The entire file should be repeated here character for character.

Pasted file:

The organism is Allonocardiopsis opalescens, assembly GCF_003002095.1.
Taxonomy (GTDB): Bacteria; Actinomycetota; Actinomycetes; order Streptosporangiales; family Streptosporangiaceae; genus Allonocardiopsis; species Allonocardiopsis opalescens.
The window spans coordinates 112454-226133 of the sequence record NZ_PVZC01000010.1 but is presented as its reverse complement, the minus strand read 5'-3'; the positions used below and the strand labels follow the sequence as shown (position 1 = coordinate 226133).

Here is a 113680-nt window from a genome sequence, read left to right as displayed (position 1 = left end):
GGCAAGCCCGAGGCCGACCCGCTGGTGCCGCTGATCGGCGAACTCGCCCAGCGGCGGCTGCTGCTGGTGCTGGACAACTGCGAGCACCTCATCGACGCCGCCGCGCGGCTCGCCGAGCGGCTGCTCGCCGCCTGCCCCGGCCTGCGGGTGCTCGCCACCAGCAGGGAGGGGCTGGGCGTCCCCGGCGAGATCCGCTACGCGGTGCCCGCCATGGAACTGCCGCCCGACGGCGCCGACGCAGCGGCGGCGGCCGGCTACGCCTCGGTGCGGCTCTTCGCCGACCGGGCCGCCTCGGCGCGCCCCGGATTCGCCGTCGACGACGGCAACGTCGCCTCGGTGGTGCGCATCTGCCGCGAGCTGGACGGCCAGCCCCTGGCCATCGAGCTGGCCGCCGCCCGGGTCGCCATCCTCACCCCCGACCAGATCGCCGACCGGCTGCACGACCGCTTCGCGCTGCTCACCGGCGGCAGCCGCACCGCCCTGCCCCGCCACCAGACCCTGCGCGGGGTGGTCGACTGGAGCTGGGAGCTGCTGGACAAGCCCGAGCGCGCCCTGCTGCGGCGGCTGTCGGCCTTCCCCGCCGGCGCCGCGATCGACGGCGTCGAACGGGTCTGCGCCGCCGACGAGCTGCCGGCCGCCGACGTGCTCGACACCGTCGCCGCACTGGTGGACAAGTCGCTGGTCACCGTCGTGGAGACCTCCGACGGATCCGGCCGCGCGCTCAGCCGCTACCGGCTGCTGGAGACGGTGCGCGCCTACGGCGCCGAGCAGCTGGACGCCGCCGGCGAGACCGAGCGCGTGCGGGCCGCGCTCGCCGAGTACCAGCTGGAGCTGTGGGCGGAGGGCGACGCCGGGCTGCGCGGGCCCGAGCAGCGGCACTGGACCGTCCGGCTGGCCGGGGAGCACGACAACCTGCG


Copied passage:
The organism is Allonocardiopsis opalescens, assembly GCF_003002095.1.
Taxonomy (GTDB): Bacteria; Actinomycetota; Actinomycetes; order Streptosporangiales; family Streptosporangiaceae; genus Allonocardiopsis; species Allonocardiopsis opalescens.
The window spans coordinates 112454-226133 of the sequence record NZ_PVZC01000010.1 but is presented as its reverse complement, the minus strand read 5'-3'; the positions used below and the strand labels follow the sequence as shown (position 1 = coordinate 226133).

Here is a 113680-nt window from a genome sequence, read left to right as displayed (position 1 = left end):
GGCAAGCCCGAGGCCGACCCGCTGGTGCCGCTGATCGGCGAACTCGCCCAGCGGCGGCTGCTGCTGGTGCTGGACAACTGCGAGCACCTCATCGACGCCGCCGCGCGGCTCGCCGAGCGGCTGCTCGCCGCCTGCCCCGGCCTGCGGGTGCTCGCCACCAGCAGGGAGGGGCTGGGCGTCCCCGGCGAGATCCGCTACGCGGTGCCCGCCATGGAACTGCCGCCCGACGGCGCCGACGCAGCGGCGGCGGCCGGCTACGCCTCGGTGCGGCTCTTCGCCGACCGGGCCGCCTCGGCGCGCCCCGGATTCGCCGTCGACGACGGCAACGTCGCCTCGGTGGTGCGCATCTGCCGCGAGCTGGACGGCCAGCCCCTGGCCATCGAGCTGGCCGCCGCCCGGGTCGCCATCCTCACCCCCGACCAGATCGCCGACCGGCTGCACGACCGCTTCGCGCTGCTCACCGGCGGCAGCCGCACCGCCCTGCCCCGCCACCAGACCCTGCGCGGGGTGGTCGACTGGAGCTGGGAGCTGCTGGACAAGCCCGAGCGCGCCCTGCTGCGGCGGCTGTCGGCCTTCCCCGCCGGCGCCGCGATCGACGGCGTCGAACGGGTCTGCGCCGCCGACGAGCTGCCGGCCGCCGACGTGCTCGACACCGTCGCCGCACTGGTGGACAAGTCGCTGGTCACCGTCGTGGAGACCTCCGACGGATCCGGCCGCGCGCTCAGCCGCTACCGGCTGCTGGAGACGGTGCGCGCCTACGGCGCCGAGCAGCTGGACGCCGCCGGCGAGACCGAGCGCGTGCGGGCCGCGCTCGCCGAGTACCAGCTGGAGCTGTGGGCGGAGGGCGACGCCGGGCTGCGCGGGCCCGAGCAGCGGCACTGGACCGTCCGGCTGGCCGGGGAGCACGACAACCTGCG